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How a 1959 Discovery Saves Premature Babies

Dr. Mary Ellen Avery, center, working in 1977
Dr. Mary Ellen Avery, center, working in 1977

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This is the VOA Special English Health Report.

We told you last week about a study which found that more than ten percent of all babies worldwide are born too early. One common problem in preterm babies is respiratory disease. The lungs are the last organs to develop. But a medicine called surfactant can save babies struggling to breathe.

The story of this lifesaving medicine begins with a discovery in nineteen fifty-nine by a researcher named Mary Ellen Avery. She told this story in two thousand five to Children's News at Children's Hospital Boston, where she was the first woman to serve as physician-in-chief.

She had been doing research at the Harvard School of Public Health. She was asked to find out more about the foam that forms in the lungs of people with a condition called pulmonary edema. At night she worked in a hospital delivery room. She saw many premature babies with hyaline membrane disease, now called respiratory distress syndrome.

She examined the lungs of babies who had died. She found there was no air in their lungs, and she discovered why. In her words, "The material that was important -- the foam -- was missing, and they were struggling to re-inflate their lungs. Nature put this foam, or surfactant, in the lung to lower surface tension. You cannot keep air spaces inflated without it."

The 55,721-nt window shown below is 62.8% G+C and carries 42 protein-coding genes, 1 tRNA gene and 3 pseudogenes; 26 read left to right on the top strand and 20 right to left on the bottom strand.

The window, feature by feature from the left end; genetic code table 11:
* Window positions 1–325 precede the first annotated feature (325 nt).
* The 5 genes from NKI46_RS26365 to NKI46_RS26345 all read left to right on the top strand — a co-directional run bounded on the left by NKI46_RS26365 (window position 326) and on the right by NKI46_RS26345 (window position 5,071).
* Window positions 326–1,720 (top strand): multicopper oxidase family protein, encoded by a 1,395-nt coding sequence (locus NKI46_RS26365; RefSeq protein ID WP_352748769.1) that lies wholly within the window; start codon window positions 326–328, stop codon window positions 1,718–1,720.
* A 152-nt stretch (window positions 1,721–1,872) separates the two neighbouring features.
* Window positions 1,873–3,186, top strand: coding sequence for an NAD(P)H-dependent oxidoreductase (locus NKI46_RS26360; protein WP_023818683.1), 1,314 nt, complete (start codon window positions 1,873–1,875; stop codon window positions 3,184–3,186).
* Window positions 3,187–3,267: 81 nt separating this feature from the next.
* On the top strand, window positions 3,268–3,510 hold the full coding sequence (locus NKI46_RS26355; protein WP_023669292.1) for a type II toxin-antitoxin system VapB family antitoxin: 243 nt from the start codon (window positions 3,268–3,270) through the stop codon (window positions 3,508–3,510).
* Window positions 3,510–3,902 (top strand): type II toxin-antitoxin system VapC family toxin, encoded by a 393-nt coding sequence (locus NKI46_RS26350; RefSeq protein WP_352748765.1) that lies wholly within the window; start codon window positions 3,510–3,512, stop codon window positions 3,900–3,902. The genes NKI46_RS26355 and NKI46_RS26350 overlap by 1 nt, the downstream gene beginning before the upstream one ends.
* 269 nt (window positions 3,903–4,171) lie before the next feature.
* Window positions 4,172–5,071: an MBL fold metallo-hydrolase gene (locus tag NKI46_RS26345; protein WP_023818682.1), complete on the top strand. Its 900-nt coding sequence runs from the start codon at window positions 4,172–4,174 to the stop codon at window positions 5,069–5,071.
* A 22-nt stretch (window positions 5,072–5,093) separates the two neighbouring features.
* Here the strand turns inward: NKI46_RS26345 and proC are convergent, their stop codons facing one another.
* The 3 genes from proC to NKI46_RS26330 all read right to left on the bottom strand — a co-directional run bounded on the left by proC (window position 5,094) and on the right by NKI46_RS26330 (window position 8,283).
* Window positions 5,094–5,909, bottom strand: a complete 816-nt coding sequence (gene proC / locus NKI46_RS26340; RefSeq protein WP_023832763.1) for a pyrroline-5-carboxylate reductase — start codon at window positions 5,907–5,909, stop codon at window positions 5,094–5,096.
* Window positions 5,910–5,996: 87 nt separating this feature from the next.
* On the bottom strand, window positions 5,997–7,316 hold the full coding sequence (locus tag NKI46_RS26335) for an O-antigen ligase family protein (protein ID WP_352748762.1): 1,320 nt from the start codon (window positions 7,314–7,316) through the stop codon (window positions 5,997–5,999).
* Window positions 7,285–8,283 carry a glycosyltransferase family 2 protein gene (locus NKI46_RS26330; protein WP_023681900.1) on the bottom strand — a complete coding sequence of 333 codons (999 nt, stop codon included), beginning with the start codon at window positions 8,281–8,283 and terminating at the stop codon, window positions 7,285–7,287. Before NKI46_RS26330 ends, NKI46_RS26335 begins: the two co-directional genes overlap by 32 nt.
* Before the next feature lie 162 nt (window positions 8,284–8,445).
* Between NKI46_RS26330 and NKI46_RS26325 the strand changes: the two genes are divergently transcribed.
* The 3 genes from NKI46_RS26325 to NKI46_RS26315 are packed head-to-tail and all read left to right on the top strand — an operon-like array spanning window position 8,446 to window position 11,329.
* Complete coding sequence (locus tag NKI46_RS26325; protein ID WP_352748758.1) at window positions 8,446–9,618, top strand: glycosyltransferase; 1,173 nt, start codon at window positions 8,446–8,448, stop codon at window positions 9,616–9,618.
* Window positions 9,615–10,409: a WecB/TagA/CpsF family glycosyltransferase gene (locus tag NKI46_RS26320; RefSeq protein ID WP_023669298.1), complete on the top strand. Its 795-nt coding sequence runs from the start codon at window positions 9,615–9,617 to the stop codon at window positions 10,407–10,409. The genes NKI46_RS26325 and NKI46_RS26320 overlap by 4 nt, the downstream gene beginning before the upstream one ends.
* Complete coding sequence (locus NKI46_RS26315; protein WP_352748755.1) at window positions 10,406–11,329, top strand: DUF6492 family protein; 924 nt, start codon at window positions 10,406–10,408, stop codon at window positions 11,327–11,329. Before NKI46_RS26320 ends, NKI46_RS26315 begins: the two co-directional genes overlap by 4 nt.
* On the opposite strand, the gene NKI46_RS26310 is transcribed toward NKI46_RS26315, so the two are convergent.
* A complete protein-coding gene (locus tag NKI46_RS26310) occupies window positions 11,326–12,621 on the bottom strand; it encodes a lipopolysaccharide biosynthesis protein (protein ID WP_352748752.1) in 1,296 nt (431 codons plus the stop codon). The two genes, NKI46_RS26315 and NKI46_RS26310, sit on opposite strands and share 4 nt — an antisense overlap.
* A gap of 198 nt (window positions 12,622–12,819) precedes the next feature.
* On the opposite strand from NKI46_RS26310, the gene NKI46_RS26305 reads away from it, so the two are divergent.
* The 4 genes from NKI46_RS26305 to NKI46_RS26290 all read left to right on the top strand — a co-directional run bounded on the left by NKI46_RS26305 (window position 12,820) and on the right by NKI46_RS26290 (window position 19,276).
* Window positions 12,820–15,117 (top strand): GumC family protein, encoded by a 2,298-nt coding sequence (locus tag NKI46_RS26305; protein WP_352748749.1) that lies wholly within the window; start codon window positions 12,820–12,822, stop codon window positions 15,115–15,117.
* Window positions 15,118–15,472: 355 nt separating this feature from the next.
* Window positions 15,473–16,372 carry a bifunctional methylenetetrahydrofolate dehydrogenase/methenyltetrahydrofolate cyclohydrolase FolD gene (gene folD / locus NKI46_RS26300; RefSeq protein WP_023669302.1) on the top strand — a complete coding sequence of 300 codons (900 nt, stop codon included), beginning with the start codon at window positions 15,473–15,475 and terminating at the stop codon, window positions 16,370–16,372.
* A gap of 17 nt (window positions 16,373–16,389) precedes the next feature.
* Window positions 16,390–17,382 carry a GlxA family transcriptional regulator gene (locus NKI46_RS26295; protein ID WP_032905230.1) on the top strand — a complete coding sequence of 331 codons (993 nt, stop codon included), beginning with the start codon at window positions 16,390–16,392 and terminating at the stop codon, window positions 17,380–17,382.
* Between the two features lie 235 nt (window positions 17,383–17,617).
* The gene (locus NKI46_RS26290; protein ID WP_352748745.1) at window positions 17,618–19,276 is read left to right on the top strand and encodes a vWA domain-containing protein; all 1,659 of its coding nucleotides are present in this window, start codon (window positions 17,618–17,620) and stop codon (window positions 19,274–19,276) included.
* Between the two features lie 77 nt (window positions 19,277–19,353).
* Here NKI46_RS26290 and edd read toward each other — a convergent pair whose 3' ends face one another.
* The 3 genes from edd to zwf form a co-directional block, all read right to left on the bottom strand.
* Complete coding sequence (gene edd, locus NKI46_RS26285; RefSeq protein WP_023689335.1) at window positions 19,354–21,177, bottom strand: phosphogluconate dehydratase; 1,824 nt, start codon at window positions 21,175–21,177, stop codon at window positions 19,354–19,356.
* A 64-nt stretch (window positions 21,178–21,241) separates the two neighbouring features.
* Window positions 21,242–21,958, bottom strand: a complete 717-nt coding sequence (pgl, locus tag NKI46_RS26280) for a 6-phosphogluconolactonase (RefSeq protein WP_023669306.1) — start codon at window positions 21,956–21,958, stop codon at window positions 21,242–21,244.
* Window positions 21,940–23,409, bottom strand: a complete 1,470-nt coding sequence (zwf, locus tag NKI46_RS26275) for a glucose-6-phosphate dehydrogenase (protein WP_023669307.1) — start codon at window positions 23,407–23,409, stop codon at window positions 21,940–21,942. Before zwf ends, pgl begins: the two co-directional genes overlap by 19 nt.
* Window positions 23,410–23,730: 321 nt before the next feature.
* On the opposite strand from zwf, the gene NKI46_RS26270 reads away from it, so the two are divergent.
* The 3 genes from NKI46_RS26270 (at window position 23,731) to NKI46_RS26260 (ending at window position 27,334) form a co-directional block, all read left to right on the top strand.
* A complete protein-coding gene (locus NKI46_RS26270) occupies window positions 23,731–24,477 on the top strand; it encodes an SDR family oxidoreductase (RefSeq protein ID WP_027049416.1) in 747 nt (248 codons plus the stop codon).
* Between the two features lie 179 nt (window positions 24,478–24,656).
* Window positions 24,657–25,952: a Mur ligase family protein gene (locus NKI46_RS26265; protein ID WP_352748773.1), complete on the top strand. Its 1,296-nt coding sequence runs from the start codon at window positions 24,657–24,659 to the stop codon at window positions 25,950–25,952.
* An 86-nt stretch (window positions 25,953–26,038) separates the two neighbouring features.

Babies usually develop this coating while they are in the womb, but many premature babies do not.

Finally, in nineteen eighty, a Japanese pediatrician, Tetsuro Fujiwara, published a study about an artificial surfactant. It could be given to a baby and, within minutes, the baby could breathe.

The medical community had taken years to accept Dr. Avery's discovery. But she said in a Harvard Medical School interview in nineteen eighty-two that she never gave up.

MARY ELLEN AVERY: "Hanging in there is key, I think. Knowing what you want to do and not being easily discouraged is key, particularly in research. You know, you're always moving into the unknown. And you can spend months trying to prove something, only to find that you made some terrible mistakes and you have to be willing to say 'six months of my life and my hard work went down the drain,' and you have to start over -- that's terrible discouragement."

Dr. Anne Hansen in the Neonatal Intensive Care Unit at Children's Hospital Boston remembers the first time she heard about Dr. Avery. It was in nineteen ninety, when the government was in the process of approving an early surfactant called Exosurf. The attending doctor she was working with in the unit had some news for her.

ANNE HANSEN: "And the attending [doctor] who I was on with said, 'When you're on call tonight, if there's a baby who's born who's premature, you should watch very closely the natural history of that disease, because this is the last night before we're going to start giving Exosurf to all our preterm babies, so this will be your last chance ever in your life to see what a preterm baby does when they don't receive Exosurf.' And then he told me the whole story of Dr. Avery and her discoveries."

Mary Ellen Avery was eighty-four years old when she died last December fourth.

And that's the VOA Special English Health Report. I'm Jim Tedder.